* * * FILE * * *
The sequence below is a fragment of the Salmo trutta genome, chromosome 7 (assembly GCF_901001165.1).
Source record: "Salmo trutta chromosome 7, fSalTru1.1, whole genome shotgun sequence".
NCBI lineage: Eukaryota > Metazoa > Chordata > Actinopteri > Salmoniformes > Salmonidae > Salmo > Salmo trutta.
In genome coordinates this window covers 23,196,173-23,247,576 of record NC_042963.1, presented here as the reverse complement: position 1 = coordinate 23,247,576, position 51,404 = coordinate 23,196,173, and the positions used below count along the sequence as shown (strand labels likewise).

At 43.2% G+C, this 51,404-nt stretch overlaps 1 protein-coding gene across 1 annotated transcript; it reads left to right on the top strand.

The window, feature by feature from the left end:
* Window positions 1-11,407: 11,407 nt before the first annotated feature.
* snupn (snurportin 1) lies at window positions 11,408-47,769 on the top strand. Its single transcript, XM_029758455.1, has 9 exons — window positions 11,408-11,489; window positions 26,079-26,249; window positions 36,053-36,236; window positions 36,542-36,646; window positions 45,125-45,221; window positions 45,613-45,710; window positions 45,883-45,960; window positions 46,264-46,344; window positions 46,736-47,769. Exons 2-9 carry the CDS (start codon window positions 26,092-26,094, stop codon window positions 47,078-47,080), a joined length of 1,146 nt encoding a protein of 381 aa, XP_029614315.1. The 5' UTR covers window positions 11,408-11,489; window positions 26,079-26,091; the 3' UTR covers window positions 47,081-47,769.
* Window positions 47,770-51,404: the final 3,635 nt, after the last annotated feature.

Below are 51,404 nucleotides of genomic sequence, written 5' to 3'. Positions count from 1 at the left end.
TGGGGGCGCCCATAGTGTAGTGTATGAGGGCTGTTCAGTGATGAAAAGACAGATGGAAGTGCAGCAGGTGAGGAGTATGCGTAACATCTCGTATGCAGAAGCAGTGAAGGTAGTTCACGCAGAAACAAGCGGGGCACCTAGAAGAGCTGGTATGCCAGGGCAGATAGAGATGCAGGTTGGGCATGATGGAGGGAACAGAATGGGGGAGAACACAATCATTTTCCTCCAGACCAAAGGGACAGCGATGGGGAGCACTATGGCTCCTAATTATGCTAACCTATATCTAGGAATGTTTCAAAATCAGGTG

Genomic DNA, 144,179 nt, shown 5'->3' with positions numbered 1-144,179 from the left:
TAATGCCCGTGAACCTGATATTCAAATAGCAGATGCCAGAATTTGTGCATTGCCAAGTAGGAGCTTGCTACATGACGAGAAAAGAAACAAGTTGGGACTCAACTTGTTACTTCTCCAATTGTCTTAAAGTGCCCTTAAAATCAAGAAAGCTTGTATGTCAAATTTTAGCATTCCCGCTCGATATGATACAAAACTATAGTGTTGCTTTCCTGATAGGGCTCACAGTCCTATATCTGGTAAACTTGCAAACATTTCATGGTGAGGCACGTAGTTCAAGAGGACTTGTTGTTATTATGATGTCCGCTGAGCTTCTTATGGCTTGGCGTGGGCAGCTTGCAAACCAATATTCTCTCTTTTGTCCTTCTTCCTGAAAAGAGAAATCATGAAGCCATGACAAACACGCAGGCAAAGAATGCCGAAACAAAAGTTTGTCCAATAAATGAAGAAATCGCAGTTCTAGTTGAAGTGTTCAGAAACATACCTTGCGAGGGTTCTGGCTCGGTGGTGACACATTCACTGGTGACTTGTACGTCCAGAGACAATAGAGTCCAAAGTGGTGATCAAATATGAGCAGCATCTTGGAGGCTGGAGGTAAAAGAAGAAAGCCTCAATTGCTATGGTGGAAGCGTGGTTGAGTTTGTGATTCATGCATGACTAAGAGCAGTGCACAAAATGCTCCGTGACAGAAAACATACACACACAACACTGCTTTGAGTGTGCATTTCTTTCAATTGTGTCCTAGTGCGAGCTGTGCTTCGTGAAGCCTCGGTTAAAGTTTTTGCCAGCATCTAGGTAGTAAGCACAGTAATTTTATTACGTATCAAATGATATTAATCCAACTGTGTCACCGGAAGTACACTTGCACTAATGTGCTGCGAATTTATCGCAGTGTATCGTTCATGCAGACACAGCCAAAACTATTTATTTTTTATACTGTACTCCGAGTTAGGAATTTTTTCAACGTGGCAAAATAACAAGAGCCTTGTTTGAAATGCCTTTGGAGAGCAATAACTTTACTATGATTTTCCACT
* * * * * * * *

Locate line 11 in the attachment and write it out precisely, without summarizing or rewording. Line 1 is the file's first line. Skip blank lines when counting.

TGGGGGCGCCCATAGTGTAGTGTATGAGGGCTGTTCAGTGATGAAAAGACAGATGGAAGTGCAGCAGGTGAGGAGTATGCGTAACATCTCGTATGCAGAAGCAGTGAAGGTAGTTCACGCAGAAACAAGCGGGGCACCTAGAAGAGCTGGTATGCCAGGGCAGATAGAGATGCAGGTTGGGCATGATGGAGGGAACAGAATGGGGGAGAACACAATCATTTTCCTCCAGACCAAAGGGACAGCGATGGGGAGCACTATGGCTCCTAATTATGCTAACCTATATCTAGGAATGTTTCAAAATCAGGTG